$57,000 BMW 435i has no Bluetooth and no navigation system
Bad news for BMW. The new 435i coupe just lost its first comparison test to an Audi S5. It didn’t lose in a close call either. Car and Driver liked better the Audi’s handling, engine, and pretty much all the other areas that BMW used to win comparos based on. One area that the BMW couldn’t even compete on was the navigation system and Bluetooth audio. You see, the $57,225 BMW didn’t have those things. Nor did it have a back-up camera. We honestly thought it was a law now that cars had to have back-up cameras. Maybe BMW got an exemption.
As the Car and Driver review pointed out, cars costing in the mid-teens (as in $17,000) now come with navigation and Bluetooth. You can’t get a 2014 Toyota Corolla that doesn’t have Bluetooth. What does BMW expect the affluent owners of its $57K cars to do? Stick a Walmart GPS to the windshield with a suction cup and drive around listening to commercials on FM radio?
This isn’t the first time we’ve been shocked by BMW prices for cars that are the same size as the new Corolla. In its last comparison of the BMW 335ix, Motor Trend’s test car had a price tag of $61,860. That made the car about $12,000 more expensive than the equivalent Lexus or Volvo. Ten grand here, ten grand there, and the next thing you know you’re talking real money as the saying goes.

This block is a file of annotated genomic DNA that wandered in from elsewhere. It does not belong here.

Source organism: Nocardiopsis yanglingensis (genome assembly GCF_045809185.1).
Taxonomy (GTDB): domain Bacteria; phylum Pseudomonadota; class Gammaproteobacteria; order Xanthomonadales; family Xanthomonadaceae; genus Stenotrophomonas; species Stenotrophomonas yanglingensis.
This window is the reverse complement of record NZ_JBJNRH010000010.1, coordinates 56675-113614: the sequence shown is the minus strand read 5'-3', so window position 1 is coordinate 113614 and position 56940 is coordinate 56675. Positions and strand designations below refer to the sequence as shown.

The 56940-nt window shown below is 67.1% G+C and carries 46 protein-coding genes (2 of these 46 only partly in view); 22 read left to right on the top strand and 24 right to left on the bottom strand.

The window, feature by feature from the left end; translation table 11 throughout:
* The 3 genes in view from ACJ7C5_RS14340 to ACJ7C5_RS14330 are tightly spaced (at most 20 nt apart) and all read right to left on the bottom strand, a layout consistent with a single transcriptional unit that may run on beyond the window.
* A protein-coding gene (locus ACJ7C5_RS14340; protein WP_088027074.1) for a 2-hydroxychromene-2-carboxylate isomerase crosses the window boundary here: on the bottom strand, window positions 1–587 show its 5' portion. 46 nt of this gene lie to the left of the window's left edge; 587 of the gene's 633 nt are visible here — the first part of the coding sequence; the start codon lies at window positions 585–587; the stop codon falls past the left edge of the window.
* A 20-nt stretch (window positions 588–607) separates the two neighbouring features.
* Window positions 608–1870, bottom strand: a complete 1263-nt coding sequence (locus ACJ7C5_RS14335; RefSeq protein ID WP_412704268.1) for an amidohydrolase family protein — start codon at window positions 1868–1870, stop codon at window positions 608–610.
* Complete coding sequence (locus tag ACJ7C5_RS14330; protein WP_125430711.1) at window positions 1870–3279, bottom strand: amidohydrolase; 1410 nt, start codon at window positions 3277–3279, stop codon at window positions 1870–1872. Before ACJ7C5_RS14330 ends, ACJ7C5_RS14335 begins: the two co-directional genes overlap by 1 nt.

When I drove the new Lexus IS 350 back to back with the BMW 335i and reported what I found, I got the best angry-grams from the BMW folks. So many comments calling me crazy that it made me question my opinion on the BMW. That is until both Road and Track and Car and Driver compared the BMW to the Lexus IS and they chose the new Lexus as the outright winner. Not only that. We reported back in August of last year that the “335i” in-line turbocharged six that BMW uses in the 435i and 335i suffered from noticeable turbo lag. Readers were angry, wrote us, and denied it. In its review this month (so new there is no web-link yet) Car and Driver noticed the turbo lag as well, saying “Audi’s blown six is so responsive that it exposes a microsecond of lag you might otherwise never notice in the 435i’s engine.” Actually, we did notice. Last summer.